I want to talk about genetics. If I had a dollar for every time, over the years, that I’ve heard someone say, ‘Oh, it’s in my genes, it runs in my family’, I would be a rich man.
We were all raised to believe that our parents’ genetic makeup is a window into our future. But I have stories, some anecdotal, some based on scientific studies, that prove the contrary.
One patient of mine, Rita, had five sisters who all had breast cancer. Her mother also had breast cancer. Rita, however, a dedicated health nut, never got the disease. I knew her well into her 70s, at which time, I ended my chiropractor practice to do what I do now. She was a picture of health.
This knowledge was an eye-opener for me, and I wondered if it was maybe a coincidence. Statistically speaking, it makes sense for there to be an outlier, even in such a consistently breast cancer-ridden bunch.
But then there was Stacy. Stacy worked for me for almost 20 years. She started when she was 19, and she has a twin sister named Tracy. When Stacy began working for me, it was difficult for me to tell the twins apart. But now, I can tell the difference between the two because one is extremely healthy, and one is quite unhealthy.
We have to remember, in this instance, that they are identical twins, which means that their genetics are identical. The way that they lived, though, determined the path their lives took. So, at this point, I was thinking, genes must play a role, nobody can deny that… but I don’t think they are the end-all, be-all.
My last story, before we get into the science, is closer to home. Growing up, I had two uncles, Uncle Mick and Uncle Andy. Both of them had bad hearts and were essentially told that there wasn’t much they could do.
Faced with the possibility of a heart transplant, doctors told them that because their father died of a bad heart, they were destined to do the same.
Unfortunately, Uncle Mick believed the doctors. He died at age 64. Not more than five years after being told the bad news.
Uncle Andy, on the other hand, wasn’t going to take it lying down. He is 84 and still takes a five-mile walk every day. From over 200 pounds to now 160 pounds, he is a picture of health, and I am so proud of him.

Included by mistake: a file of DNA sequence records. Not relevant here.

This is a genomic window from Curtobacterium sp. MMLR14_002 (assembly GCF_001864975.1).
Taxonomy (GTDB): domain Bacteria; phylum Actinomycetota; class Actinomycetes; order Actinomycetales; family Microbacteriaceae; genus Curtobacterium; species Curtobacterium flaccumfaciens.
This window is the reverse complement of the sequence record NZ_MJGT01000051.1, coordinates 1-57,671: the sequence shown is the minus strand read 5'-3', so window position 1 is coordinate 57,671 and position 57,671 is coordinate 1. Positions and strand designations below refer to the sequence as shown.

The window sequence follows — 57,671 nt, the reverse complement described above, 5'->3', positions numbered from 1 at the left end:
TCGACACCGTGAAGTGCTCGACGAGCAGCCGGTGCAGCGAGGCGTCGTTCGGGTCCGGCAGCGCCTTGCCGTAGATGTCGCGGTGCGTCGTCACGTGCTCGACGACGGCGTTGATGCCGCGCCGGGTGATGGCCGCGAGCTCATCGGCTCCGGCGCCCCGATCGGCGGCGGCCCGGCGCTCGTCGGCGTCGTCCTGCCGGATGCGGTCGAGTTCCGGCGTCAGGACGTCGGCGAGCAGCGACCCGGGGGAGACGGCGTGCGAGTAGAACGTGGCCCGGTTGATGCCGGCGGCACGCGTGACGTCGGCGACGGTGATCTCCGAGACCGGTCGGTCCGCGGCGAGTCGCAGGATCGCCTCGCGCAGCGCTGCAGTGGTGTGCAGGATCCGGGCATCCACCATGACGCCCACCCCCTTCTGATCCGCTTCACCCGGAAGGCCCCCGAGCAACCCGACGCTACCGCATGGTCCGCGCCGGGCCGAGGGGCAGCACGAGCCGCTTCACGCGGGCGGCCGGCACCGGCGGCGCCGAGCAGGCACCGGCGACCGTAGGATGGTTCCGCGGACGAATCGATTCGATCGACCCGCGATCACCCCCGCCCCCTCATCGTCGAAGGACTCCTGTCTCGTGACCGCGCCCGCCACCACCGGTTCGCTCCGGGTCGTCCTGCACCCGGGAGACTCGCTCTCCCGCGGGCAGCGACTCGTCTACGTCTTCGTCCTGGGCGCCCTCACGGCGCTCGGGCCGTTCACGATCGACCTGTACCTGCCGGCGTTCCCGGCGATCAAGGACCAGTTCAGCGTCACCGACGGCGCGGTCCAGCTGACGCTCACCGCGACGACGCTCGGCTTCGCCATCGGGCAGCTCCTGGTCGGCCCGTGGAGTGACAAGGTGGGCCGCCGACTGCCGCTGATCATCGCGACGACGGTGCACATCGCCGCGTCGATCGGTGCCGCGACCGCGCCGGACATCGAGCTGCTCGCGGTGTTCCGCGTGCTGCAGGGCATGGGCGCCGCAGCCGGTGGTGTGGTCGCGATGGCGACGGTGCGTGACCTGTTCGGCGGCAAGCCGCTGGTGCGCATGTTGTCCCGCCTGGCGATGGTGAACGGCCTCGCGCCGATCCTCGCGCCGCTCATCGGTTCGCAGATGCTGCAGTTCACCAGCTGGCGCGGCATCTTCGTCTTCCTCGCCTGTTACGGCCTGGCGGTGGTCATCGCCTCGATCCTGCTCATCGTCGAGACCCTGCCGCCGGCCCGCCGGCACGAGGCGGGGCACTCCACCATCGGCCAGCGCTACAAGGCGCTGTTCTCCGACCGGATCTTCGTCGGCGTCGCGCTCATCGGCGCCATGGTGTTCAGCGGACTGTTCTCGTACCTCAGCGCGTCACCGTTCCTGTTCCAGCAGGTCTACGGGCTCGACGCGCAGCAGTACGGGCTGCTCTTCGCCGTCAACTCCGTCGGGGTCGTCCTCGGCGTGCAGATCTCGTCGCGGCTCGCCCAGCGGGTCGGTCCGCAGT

They were both told that genetics would rule their fates, but Uncle Andy took the situation into his own hands.
I can’t stress this enough: You can change your faux genetic destiny with food and fasting.
Epigenetics, the root word ‘epi’, meaning ‘above’, is a field of study that was born in 2007. And it was an eye-opener for everyone who believed that genes are our only source of destiny.
What was found in the preliminary studies at Duke University is that we really are what we eat, but more so, we are what our mother and grandmother ate too. Everything has an impact on us.
A researcher at the University was fiddling around with some Agouti mice. Agouti mice get their name from the Agouti gene that denotes yellow fur, obese weight, and the high likelihood of early death due to heart disease, cancer, or diabetes at a young age in mice.
Further, Agouti mothers pass this gene down to their children, and their children have the Agouti gene as well.
But the researcher knew there were these things called methyl groups, which are a carbon atom and three hydrogen atoms. Methyl groups act as ‘tags’ on our genes, otherwise known as gene expression.
The researcher postulated that methyl groups could change things, so he started fiddling with them by feeding female soon-to-be-mother mice a diet of solely greens and some supplements. Low and behold, the Agouti mother mice gave birth to healthy, slender, brown mice that lived well beyond the years of standard Agouti mice!
This study blew the lid off of the accepted understanding of genetics.
No longer can we say that genes are our destiny. Genes load the gun but what we do every day in our lives determines whether we pull the trigger. You might have genes of susceptibility or weakness, but it’s not the ultimate determining factor in most cases.
About Dr. Bill Cole
Dr. Bill Cole, Founder of the largest functional medicine group of its kind, has created the Cellular Health Accelerator Program that helps people to be well, feel well, and age well. He has helped to transform the lives of thousands and has spoken on stages across the nation. For more information, visit https://drbillcole.com/